If your computer has not been protected with anti-virus software and has been infected with malware, you will need to take the following actions to delete this:
- Delete the original trojan file (its location on the infected computer will depend on how the program got onto the computer).
- Delete the following files:
- Update Sun Java JRE and JDK to the latest versions.
- Clear the Temporary Internet Files directory which may contain infected files (How to delete infected files in the Temporary Internet Files folder?).
- Run a full Kaspersky Antivirus scan of the computer with updated antivirus databases (download trial version).
The malicious JAR-archive contains the following files:
FactoryService\Container.class (3824 bytes) FactoryService\DefClass.class (5608 bytes; detected by Kaspersky Antivirus as "Exploit.Java.CVE-2010-0840.bd") FactoryService\Factory.class (2811 bytes; detected by Kaspersky Antivirus as "Exploit.Java.CVE-2010-0840.bd") FactoryService\Translator.class (576 bytes) MessageStack\QueryConstructor.class (490 bytes) MessageStack\QueryFromMessage.class (599 bytes) MessageStack\StringPack.class (1368 bytes) MessageStack\TemplateMessage.class (1816 bytes) MessageStack\TextMessage.class (879 bytes)
The trojan is a Java-applet (main applet class – "DefClass"), designed to download files from the internet through redirected links. The applet is launched from an infected HTML-page using the "<APPLET>" tag, for which a string containing an encrypted list of links to downloadable files is transferred in the "p" parameter. The links in this string are separated by the symbols "::". After launching, the trojan decrypts the links received using the "StringPack" "name"function. When decoding, the following mapping is used for input and output symbols: Input symbols:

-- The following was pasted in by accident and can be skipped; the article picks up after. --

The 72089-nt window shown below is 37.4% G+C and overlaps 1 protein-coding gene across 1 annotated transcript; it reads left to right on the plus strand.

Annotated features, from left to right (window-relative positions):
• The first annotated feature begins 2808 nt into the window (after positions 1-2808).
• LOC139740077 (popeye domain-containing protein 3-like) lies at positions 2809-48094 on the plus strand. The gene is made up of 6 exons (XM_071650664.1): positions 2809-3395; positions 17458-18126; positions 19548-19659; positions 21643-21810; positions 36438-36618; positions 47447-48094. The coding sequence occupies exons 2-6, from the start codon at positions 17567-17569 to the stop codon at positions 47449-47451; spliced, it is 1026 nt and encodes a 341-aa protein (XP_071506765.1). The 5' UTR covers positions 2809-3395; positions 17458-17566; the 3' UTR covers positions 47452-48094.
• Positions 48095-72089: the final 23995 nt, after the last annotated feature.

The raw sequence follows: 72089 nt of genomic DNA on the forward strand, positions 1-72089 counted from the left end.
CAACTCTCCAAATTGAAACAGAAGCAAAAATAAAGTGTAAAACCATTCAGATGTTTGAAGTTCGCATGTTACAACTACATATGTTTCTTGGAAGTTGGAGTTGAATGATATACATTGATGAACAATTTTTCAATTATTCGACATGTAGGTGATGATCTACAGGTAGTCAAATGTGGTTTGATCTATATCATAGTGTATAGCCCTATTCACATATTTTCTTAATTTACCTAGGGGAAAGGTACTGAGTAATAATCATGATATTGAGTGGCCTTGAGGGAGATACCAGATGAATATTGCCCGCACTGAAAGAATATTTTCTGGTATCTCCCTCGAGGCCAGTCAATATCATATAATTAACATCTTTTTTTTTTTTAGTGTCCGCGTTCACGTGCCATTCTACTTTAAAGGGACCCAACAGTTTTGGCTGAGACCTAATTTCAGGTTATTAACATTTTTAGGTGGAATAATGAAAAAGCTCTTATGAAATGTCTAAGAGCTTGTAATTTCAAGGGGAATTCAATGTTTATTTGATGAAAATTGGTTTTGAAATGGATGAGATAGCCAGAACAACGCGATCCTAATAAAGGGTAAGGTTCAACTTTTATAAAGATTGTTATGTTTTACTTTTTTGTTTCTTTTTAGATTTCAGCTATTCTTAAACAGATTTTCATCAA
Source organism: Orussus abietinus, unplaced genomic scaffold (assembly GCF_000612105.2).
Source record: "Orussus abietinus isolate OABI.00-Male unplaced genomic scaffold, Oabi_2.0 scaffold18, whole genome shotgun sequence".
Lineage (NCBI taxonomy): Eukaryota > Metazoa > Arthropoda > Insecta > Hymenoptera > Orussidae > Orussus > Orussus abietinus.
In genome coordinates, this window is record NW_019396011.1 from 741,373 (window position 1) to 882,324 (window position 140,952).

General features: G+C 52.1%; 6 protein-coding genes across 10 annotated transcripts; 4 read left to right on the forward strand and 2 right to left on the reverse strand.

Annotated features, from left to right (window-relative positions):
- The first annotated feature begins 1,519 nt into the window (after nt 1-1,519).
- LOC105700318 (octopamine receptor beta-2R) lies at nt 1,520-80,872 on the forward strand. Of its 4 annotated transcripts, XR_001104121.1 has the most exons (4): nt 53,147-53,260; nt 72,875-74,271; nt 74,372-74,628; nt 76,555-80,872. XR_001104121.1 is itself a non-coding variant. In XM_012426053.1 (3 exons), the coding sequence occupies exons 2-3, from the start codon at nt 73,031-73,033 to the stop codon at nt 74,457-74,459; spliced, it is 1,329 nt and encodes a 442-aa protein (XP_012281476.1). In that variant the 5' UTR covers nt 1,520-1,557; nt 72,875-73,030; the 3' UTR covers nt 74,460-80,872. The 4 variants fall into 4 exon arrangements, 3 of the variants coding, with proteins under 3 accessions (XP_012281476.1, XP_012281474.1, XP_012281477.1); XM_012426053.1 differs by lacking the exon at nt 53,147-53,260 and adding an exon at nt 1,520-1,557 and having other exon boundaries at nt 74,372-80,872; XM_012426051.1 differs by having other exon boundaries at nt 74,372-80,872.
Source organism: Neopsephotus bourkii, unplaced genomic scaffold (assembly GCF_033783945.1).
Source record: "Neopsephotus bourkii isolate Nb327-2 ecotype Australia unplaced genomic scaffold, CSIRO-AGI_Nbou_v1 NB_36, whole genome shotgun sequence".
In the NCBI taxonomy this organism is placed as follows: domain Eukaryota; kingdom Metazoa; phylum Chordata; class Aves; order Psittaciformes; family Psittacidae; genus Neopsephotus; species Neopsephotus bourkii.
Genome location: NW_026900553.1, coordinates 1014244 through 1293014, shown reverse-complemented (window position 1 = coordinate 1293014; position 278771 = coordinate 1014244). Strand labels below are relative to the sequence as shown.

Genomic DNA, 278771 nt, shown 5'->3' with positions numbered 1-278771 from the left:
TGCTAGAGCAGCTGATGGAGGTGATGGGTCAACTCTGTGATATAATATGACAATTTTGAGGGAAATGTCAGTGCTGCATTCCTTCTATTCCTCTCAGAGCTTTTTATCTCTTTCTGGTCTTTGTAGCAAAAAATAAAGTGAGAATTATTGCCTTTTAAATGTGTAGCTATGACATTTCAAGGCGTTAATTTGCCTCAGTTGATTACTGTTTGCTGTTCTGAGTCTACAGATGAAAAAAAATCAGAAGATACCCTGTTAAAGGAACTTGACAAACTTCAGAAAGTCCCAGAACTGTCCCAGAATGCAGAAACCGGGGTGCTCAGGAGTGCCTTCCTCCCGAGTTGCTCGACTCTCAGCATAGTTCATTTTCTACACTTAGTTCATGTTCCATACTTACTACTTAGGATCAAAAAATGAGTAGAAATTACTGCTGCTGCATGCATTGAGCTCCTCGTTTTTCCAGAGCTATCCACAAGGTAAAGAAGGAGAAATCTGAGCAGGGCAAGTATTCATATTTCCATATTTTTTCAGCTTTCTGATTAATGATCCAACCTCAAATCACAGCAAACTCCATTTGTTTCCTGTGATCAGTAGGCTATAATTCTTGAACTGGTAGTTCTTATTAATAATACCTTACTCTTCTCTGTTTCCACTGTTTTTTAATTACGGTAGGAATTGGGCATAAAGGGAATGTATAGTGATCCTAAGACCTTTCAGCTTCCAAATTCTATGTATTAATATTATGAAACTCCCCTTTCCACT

The trojan then checks the name of the OS installed on the infected computer. If the OS is not Windows, the trojan will shut down. Otherwise, it downloads files from the links received. The trojan determines the type of downloadable file (executable file or dynamic-link library) based on the presence of the substrings ".exe" and ".dll" in the unencrypted link. The downloaded files are saved in the current user's temporary file directory as
where <rnd> consists of random fractional decimals from 0 to 1.
After successfully downloading the next executable file, the file is launched for execution. If downloading a dynamic-link library, this is launched using the system utility "regsvr32.exe":
regsvr32 –s %Temp%\a<rnd>.dll
During its implementation, the exploit uses the vulnerability CVE-2010-0840 in the JRE (Java Runtime Environment). This vulnerability appears as a result of an incorrect validation when running preferred methods in JRE, which allows the attacker to execute an arbitrary code using an object that has been modified in a certain way, as a sub-class of the proxy class. This vulnerability allows the trojan to track and use methods which are not available for the Java-applet class which is a sub-class of the unprivileged "Applet" class.
An exploit that uses a vulnerability in the JRE (Java Runtime Environment) to download other malware to an infected computer. It is a JAR-archive containing a set of Java-classes (class-files). 10451 bytes.